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1. Prohibiting slavery: free-soil states.
a. Opposing the extension of slavery before the US Civil War.
b. Free-Soil Of or being a US political party founded in 1848 to oppose the extension of slavery into US territories and the admission of slave states into the Union.

Free′-Soil′er (-soi′lər) n.
American Heritage® Dictionary of the English Language, Fifth Edition. Copyright © 2016 by Houghton Mifflin Harcourt Publishing Company. Published by Houghton Mifflin Harcourt Publishing Company. All rights reserved.

free′ soil′

a U.S. territory in which slavery was forbidden before the Civil War.
[1840–50, Amer.]


adj. (sometimes l.c.)
1. opposing the extension of slavery into U.S. territories before the Civil War.
2. pertaining to or characteristic of the Free Soil Party.
[1840–50, Amer.]
Free′-Soil′er, n.
Random House Kernerman Webster's College Dictionary, © 2010 K Dictionaries Ltd. Copyright 2005, 1997, 1991 by Random House, Inc. All rights reserved.
ThesaurusAntonymsRelated WordsSynonymsLegend: - where slavery was prohibited; "a free-soil state"
free - not held in servitude; "after the Civil War he was a free man"
Based on WordNet 3.0, Farlex clipart collection. © 2003-2012 Princeton University, Farlex Inc.
References in classic literature ?
The guests are warm and merry; they have given up the Judge; and, concluding that the Free-Soilers have him, they will fix upon another candidate.
Congress first as a Whig in 1850, and then as a Free-Soiler in 1852, did
The enthusiasm of Whitman's fellow Manhattan journalist Horace Greeley for going west, for example, came from his conviction that empty western lands were a kind of natural capital, ready to give back abundantly more value to their cultivators, once brought within the sphere of the American economy, than they required in labor.(11) Greeley's fellow free-soiler, Abraham Lincoln, evoked a similar sense of the easy availability of capital in his 1861 address to Congress:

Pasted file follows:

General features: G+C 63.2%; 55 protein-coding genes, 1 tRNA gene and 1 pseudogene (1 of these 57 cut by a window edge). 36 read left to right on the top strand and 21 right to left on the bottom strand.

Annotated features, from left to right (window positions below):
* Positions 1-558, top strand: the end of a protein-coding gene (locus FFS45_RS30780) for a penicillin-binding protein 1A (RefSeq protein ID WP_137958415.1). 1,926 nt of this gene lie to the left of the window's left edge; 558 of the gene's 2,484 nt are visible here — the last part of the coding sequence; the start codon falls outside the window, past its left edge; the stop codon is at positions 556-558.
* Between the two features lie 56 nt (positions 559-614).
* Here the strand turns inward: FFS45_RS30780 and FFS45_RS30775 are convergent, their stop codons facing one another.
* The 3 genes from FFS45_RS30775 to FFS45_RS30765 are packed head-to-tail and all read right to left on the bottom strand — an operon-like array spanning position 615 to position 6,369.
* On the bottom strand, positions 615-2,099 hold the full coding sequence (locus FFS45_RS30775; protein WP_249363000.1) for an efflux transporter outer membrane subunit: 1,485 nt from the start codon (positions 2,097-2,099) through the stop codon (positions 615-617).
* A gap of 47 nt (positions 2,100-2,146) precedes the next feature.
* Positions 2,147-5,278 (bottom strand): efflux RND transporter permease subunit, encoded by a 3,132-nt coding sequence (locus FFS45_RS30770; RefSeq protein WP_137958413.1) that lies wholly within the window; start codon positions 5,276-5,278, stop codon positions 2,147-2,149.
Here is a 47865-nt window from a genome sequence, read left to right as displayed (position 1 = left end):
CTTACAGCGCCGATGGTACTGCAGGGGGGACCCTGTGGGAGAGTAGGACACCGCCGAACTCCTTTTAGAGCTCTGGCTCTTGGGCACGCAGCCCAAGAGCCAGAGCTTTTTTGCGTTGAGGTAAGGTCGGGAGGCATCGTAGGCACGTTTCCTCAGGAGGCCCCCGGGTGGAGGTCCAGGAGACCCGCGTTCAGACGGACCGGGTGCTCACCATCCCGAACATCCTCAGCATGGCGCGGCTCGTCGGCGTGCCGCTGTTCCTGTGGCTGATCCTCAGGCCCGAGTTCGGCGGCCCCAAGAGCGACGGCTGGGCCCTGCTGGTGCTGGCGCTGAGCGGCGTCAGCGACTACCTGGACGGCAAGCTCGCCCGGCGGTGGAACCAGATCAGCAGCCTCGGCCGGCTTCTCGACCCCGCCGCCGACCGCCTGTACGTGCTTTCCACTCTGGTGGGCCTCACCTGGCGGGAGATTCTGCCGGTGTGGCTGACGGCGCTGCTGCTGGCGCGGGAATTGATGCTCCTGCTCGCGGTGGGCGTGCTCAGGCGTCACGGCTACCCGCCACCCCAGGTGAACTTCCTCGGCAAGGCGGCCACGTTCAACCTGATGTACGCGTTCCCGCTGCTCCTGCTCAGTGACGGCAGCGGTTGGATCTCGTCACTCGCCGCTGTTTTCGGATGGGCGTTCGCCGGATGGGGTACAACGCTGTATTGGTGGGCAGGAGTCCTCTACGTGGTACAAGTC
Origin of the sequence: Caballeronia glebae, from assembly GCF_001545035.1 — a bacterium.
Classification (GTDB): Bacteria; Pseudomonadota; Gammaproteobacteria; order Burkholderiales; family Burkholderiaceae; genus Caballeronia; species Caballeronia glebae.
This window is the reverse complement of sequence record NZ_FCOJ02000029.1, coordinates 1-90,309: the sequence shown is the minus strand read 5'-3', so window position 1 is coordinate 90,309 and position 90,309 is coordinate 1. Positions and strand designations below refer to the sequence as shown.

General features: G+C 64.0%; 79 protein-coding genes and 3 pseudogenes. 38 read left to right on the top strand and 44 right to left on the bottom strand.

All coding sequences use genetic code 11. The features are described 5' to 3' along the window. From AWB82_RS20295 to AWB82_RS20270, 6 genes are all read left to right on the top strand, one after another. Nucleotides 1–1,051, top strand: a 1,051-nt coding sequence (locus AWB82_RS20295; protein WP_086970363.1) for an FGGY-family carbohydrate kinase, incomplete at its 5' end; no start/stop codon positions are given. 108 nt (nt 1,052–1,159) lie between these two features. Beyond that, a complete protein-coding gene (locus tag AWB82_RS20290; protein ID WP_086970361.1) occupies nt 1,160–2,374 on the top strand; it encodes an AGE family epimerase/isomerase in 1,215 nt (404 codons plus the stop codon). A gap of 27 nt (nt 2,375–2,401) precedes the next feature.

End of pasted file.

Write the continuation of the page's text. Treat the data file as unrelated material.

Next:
In 1857-58, when pro-slavery mobs turned the settlement of the Kansas territory into "bleeding Kansas,'' Higginson became a gun runner carrying guns and weapons to the free-soilers who were emigrating to the Kansas territory.
Clark Kent's human family, for example, has been reimagined as the descendants of Kansas Free-Soilers and abolitionists.
The free-soilers whom Douglas courted became upset at the prospect that slave labor might damage their opportunity for a fresh start in life.
Hammond, and other incipient southern nationalists lauded as part of the genius of southern institutions, that led many free-soilers and incipient Republicans to castigate the South as a cryptoaristocratic "mudsill democracy."
Rochester, but rather to an abolitionist named Thomas Newton, who brings her to "bloody Kansas" in the 1850s when that territory was the site of fierce hostilities between abolitionists (also known as free-soilers) and pro-slavery frontiersmen.
In 1849 the Whigs and Free-Soilers in Michigan combined to support Flavius T.
In January 1851, Brownson published his review-essay entitled "The Higher Law," in which he refuted the claim of Seward, the Abolitionists, and the Free-Soilers to transcend the Constitution by appealing to a moral "higher law" during debate on the Fugitive Slave Bill.